The New Political Action (2006)

Curated by Michael Dupuis
Editorial description Comments (0)

With the advent of PACs (Political Action Committees), 527 groups, and other political advocacy organizations in American politics in the mid-1970s, the concept of “political action” has changed significantly. What was once a term stereotypically associated with naive public protestors on hunger strikes or rogue Greenpeace operatives scaling skyscrapers has become something conservative and institutionalized into the very corporate politics it once addressed. <br/><br/> Discussions within the right and within the left have been “resolved” and refined, then disseminated through the most widely consumed media: newsprint, radio, and television. The brevity of their positions on the issues and the black and white nature with which they characterize either themselves or their opponents may be attributed to the cost of articulation (30 seconds of air time, 1 page of newsprint), or the attention deficient constituent. Either way, the voter is not allowed to reason, as the argument for each side is not thoughtfully presented. <br/><br/> The works in this exhibit do not better represent the positions of contention. They do, however, reconsider political action in the context of a new medium. New media artists have used the less restrictive space of the Internet to return to an older definition of political action. Whereas movies, music, television, and other forms of mainstream communication require huge capital investments to make one’s voice heard, access on the worldwide web demands substantially less funding. The web is also a more neutral medium; a webpage creator is not limited by the political affiliation of his hosting server as a chief editor at a newspaper may be by the paper’s owner. <br/><br/> So long as the contemporary powers of “political action” cannot infiltrate the largely decentralized structure of the worldwide web, new media holds immense potential for the advancement of the public discourse and art of a political nature. In this way, one can think of the mainstream media as the primary vehicle for contemporary “political action” (PACs, 527s, etc.) and new media as a voice for an old style of political activism. This exhibit hopes to present and comment on such new media works in the scope of political action. The following works either embody the notion of political action/activism themselves, or address political action from an outsider’s perspective.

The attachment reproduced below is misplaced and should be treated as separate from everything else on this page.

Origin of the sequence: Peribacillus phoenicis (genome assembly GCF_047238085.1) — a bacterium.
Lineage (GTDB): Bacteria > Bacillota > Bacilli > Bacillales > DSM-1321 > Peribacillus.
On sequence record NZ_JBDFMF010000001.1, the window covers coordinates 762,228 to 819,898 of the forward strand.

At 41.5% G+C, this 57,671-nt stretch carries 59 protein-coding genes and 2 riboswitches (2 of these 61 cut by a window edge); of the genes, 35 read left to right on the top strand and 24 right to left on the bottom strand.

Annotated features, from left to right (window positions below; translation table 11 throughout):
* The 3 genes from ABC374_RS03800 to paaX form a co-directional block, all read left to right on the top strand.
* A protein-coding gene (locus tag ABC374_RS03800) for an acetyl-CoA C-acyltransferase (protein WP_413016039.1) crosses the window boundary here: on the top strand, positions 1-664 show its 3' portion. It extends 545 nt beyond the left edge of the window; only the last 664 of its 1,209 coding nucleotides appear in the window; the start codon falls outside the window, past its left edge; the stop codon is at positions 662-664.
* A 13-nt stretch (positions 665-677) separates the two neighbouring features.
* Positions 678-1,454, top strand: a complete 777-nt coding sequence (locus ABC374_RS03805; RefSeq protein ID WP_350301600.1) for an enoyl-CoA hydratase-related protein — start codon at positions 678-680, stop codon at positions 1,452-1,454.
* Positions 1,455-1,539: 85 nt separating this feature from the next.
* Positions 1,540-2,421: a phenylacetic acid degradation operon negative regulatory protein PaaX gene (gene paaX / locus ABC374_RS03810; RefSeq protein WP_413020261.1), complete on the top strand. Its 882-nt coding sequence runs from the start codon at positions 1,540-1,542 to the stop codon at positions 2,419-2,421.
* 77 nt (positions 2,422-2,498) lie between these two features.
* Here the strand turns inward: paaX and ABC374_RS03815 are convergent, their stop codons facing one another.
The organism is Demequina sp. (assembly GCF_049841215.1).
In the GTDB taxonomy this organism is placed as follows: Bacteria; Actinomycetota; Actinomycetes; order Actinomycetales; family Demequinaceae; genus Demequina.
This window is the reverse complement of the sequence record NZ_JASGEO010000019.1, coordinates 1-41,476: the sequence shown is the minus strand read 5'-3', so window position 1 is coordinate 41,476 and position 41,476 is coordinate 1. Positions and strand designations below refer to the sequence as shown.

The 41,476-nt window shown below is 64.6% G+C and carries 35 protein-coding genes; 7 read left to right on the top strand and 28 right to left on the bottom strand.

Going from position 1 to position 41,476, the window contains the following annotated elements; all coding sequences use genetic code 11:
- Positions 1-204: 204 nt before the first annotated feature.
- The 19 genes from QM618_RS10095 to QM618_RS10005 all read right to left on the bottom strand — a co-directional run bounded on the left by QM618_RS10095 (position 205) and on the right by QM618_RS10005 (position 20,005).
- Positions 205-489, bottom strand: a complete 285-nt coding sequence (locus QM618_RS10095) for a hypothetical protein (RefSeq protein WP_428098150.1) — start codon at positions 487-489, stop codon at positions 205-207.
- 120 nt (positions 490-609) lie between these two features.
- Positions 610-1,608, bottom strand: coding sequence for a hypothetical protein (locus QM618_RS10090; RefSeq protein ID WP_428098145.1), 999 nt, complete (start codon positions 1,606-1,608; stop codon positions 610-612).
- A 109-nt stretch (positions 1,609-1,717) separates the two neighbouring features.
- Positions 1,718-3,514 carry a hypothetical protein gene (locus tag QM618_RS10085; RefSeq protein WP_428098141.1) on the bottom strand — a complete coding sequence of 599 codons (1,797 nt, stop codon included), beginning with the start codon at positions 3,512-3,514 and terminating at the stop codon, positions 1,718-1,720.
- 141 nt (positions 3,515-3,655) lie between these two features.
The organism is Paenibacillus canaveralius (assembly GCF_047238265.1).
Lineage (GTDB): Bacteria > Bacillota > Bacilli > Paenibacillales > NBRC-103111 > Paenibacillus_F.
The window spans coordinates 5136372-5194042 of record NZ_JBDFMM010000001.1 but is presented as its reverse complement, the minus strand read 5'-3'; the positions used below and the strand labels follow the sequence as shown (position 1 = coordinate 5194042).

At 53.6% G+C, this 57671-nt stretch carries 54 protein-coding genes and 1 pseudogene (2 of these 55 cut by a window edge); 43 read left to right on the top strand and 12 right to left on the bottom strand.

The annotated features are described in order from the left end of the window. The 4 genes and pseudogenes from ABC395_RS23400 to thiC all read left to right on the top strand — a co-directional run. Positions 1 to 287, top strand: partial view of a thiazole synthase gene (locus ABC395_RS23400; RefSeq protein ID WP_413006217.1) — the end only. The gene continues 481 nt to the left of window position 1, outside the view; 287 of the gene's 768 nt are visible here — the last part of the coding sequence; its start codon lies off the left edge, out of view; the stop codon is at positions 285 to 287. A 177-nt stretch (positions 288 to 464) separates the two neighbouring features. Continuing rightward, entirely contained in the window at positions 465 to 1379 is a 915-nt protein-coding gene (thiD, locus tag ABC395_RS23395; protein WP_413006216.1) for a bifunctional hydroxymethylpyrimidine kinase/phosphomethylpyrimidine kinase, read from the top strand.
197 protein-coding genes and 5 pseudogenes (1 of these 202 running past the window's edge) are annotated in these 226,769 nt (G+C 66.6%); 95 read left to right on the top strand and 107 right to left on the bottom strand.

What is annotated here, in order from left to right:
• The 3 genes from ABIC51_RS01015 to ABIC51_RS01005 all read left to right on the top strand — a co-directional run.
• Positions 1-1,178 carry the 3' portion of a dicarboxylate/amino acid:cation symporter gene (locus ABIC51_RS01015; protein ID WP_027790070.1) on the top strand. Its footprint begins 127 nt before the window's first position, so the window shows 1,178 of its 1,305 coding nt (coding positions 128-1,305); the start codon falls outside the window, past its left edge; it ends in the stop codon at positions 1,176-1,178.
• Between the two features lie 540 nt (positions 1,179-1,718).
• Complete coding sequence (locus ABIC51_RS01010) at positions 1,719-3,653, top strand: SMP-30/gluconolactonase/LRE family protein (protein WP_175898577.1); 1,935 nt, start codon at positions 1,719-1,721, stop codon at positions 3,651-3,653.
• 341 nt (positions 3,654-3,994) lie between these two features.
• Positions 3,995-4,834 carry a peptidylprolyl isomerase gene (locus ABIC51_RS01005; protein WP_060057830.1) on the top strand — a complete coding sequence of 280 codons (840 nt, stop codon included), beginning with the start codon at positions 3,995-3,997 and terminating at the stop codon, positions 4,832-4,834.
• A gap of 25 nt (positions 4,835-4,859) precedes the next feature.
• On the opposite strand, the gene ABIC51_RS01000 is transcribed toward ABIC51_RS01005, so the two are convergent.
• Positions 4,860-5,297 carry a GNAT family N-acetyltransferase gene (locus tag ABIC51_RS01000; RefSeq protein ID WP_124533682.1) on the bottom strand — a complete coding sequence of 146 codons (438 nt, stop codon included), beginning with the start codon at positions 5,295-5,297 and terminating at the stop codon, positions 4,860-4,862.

This exhibition has no comments. You should add one!

Leave a Comment